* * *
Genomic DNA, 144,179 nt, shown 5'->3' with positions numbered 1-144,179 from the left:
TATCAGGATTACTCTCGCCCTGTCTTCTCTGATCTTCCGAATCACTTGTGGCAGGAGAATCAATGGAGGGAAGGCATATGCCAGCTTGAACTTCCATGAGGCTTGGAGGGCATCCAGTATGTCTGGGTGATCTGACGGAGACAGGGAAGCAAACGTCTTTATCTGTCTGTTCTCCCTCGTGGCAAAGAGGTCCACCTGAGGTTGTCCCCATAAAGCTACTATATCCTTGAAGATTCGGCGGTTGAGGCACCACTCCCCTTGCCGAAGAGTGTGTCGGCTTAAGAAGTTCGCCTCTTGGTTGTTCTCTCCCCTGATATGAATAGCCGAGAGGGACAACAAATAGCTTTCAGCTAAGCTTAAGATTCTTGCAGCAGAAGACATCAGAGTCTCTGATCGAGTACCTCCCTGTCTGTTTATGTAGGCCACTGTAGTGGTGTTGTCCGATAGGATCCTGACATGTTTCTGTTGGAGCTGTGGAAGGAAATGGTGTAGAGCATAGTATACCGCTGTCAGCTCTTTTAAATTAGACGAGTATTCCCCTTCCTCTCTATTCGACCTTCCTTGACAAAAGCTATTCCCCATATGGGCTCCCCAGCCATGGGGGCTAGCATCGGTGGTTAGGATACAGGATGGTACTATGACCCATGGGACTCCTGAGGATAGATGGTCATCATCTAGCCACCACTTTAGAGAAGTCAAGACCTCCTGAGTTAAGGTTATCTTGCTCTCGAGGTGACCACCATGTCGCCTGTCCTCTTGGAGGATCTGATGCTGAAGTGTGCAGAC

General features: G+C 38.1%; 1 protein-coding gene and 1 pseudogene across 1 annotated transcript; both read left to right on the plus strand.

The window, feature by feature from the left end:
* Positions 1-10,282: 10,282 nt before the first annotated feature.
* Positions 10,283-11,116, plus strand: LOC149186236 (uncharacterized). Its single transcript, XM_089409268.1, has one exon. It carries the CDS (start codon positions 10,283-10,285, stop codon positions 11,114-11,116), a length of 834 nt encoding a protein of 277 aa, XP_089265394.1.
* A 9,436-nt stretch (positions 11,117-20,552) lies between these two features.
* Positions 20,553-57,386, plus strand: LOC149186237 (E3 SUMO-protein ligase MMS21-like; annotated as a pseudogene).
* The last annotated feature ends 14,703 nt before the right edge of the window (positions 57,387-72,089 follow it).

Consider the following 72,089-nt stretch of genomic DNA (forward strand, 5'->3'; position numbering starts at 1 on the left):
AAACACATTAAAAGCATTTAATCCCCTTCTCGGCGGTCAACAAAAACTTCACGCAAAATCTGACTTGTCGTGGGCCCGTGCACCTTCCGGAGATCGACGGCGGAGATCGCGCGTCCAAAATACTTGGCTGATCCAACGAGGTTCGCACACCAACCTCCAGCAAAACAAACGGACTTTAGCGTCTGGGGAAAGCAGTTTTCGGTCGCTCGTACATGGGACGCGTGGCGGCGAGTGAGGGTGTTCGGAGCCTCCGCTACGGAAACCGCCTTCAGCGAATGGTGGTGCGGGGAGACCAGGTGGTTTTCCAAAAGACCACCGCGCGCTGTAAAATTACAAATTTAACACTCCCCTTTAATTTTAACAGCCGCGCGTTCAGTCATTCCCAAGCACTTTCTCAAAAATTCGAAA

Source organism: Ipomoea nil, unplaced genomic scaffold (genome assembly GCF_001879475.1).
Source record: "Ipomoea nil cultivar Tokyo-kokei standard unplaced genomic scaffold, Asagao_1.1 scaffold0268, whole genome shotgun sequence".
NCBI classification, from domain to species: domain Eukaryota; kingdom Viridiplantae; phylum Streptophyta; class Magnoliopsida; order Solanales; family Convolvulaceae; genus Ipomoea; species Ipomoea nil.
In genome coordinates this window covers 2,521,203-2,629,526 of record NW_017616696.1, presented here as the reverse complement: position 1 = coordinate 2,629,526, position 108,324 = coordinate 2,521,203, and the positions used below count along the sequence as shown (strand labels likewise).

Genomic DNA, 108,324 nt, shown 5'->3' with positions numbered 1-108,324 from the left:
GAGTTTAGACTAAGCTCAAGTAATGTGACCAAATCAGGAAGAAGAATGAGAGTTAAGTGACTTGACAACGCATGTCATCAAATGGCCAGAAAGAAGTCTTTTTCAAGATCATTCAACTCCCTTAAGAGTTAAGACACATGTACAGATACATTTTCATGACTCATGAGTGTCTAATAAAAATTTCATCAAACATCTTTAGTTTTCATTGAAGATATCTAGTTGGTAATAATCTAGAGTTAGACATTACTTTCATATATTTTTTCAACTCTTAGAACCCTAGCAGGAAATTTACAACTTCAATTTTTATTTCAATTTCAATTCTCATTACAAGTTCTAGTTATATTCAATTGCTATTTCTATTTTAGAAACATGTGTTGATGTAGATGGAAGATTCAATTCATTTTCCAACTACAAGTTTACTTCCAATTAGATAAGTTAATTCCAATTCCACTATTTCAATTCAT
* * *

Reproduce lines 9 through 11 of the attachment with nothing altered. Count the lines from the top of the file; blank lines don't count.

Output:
* The last annotated feature ends 14,703 nt before the right edge of the window (positions 57,387-72,089 follow it).

Consider the following 72,089-nt stretch of genomic DNA (forward strand, 5'->3'; position numbering starts at 1 on the left):
AAACACATTAAAAGCATTTAATCCCCTTCTCGGCGGTCAACAAAAACTTCACGCAAAATCTGACTTGTCGTGGGCCCGTGCACCTTCCGGAGATCGACGGCGGAGATCGCGCGTCCAAAATACTTGGCTGATCCAACGAGGTTCGCACACCAACCTCCAGCAAAACAAACGGACTTTAGCGTCTGGGGAAAGCAGTTTTCGGTCGCTCGTACATGGGACGCGTGGCGGCGAGTGAGGGTGTTCGGAGCCTCCGCTACGGAAACCGCCTTCAGCGAATGGTGGTGCGGGGAGACCAGGTGGTTTTCCAAAAGACCACCGCGCGCTGTAAAATTACAAATTTAACACTCCCCTTTAATTTTAACAGCCGCGCGTTCAGTCATTCCCAAGCACTTTCTCAAAAATTCGAAA